The presentence investigation report (PSR) recommended a 2–level enhancement for an offense involving more than ten victims. U.S.S.G. § 2B1.1(b)(2)(A)(i). The basis for the enhancement, the PSR explained, was because “Modineer and WEX sustained actual loss” yet “10 additional corporations/companies who were customers of WEX are also considered victims as they were initially charged and incurred liability for the charges, although the credit card company ultimately absorbed the losses.” Malone objected, arguing that only Modineer and WEX, the companies that suffered unreimbursed financial losses, should count as victims.
At the sentencing hearing, the government called St. Joseph County Police Officer Philip Williams. Williams testified that WEX reported that twenty-eight of its clients “were subject to fraudulent charges on their credit accounts as a result of the Malone fraud.” The government sought to admit affidavits from ten of those clients, but Malone objected, contending that “in our plea agreement we agreed on the number of victims.” Explaining further, Malone pointed to the plea agreement's factual basis, describing it as a stipulation and arguing that because the section only refers to WEX, J & C Ambulance, and Rural Metro, “those are the only people that [he] was acknowledging that were victims in this case.”
The district court disagreed that the factual basis in the plea agreement was a stipulation that there were only three victims of mail fraud. It held, however, that the additional twenty-eight companies did not qualify as “victims” for purposes of the victim-related enhancement because they did not sustain “actual loss.” Instead, the district court took Officer Williams's testimony into account when considering the sentencing factors under 18 U.S.C. § 3553(a).
The district court determined that Malone had a total adjusted offense level of 15 and a criminal history category of IV, resulting in a guideline range of 30 to 37 months' imprisonment. The district court granted Malone a 4–level downward variance for cooperation with the government in other matters. But, the district court imposed a 4–level upward variance due to several aggravating factors, specifically noting “that while not characterized as victims for purposes of the guidelines, you defrauded 28 credit card cardholders over a three-year period.” Ultimately, the district court imposed 37 months for mail fraud and 24 consecutive months for aggravated identity theft as required by 18 U.S.C. § 1028A—for a total of 61 months' imprisonment—followed by 2 years of supervised release.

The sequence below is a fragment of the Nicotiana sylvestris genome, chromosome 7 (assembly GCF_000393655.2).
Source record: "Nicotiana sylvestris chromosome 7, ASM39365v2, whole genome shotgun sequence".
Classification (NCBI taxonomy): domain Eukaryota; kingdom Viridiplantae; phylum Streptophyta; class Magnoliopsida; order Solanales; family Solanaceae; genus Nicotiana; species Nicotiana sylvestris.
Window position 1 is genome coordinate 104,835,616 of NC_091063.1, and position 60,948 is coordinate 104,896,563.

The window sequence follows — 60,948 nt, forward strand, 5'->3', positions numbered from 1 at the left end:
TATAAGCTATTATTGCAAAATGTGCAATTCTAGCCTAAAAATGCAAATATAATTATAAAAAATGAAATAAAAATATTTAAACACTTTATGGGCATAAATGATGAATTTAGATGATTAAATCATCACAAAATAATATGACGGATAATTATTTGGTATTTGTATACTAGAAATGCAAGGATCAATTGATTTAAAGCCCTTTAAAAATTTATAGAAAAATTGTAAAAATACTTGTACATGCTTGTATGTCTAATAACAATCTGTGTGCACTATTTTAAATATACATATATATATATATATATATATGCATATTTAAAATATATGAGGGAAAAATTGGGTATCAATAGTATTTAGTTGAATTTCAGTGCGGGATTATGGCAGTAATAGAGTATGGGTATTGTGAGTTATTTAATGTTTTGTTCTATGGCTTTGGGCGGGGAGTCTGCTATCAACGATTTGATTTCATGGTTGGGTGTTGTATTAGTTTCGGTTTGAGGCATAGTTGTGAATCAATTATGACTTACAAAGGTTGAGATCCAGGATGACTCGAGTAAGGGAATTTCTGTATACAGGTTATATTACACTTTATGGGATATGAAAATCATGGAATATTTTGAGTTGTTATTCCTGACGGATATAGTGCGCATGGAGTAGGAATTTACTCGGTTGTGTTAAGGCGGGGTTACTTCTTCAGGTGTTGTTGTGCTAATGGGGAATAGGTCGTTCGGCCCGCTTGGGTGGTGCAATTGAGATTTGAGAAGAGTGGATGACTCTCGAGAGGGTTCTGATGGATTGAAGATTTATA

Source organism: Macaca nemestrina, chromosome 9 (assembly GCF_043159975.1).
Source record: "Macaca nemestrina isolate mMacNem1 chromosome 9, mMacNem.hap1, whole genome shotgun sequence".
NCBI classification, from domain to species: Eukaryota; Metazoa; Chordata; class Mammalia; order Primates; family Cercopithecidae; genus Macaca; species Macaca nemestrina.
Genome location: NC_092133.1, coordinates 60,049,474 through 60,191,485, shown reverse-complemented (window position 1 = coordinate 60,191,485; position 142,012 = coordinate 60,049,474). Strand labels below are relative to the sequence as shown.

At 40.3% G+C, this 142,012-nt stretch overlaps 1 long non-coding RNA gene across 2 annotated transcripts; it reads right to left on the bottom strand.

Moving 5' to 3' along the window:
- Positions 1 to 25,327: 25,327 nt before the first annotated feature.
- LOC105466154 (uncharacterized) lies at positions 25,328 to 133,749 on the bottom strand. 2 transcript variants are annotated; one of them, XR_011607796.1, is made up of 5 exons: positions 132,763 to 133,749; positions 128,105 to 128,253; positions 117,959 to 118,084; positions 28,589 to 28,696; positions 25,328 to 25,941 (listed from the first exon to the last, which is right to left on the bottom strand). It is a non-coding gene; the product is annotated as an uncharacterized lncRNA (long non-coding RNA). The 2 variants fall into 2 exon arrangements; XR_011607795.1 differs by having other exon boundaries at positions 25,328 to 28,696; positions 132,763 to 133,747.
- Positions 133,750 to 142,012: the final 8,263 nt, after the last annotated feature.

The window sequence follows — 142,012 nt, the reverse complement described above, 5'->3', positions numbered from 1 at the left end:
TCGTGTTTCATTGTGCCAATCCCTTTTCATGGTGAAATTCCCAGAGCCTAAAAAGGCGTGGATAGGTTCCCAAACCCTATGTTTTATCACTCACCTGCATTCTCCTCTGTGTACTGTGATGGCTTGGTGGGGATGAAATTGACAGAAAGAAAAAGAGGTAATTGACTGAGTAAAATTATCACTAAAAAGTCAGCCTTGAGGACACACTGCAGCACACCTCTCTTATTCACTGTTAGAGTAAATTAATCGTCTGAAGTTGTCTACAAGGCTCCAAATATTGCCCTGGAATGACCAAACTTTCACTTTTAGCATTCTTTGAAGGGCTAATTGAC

Despite having waived his right to appeal, Malone brings this appeal on the ground that the government materially breached the plea agreement. Specifically, he contends that it was a material breach for the government to argue at sentencing that there were twenty-eight victims when the plea agreement only mentioned three victims of mail fraud and one victim of aggravated identity theft.
The government, however, did not breach the plea agreement, and therefore, we enforce the appellate waiver.
The government argues that this appeal must be dismissed because of the appellate waiver, notwithstanding Malone's claim of a material breach. Of course, “a voluntary and knowing waiver of an appeal is valid and must be enforced,” United States v. Sakellarion, 649 F.3d 634, 638 (7th Cir.2011) (quotation marks omitted), “[u]nless a prosecutor's transgression is so serious that it entitles the defendant to cancel the whole plea agreement.” United States v. Whitlow, 287 F.3d 638, 640 (7th Cir.2002).
Because a defendant may void a plea agreement where there is a material breach by the government, Malone's otherwise-valid appellate waiver does not preclude our review of his claim of material breach. Sakellarion, 649 F.3d at 639.
Where, as here, there is no factual dispute, we review whether there was a breach of a plea agreement de novo. United States v. Munoz, 718 F.3d 726, 729 (7th Cir.2013). We interpret a plea agreement using ordinary principles of contract law, “though with an eye to the special public-interest concerns that arise in this context.” Id. (quotation marks omitted). Accordingly, when the language in a plea agreement is ambiguous, we look to “the parties' reasonable expectations and construe ambiguities against the government as the drafter.” Id. But, “we will not ignore the plain language of the contract where there is no ambiguity.” United States v. Matchopatow, 259 F.3d 847, 852 (7th Cir.2001). Therefore, we give unambiguous terms in the plea agreement their plain meaning. United States v. O'Doherty, 643 F.3d 209, 217 (7th Cir.2011).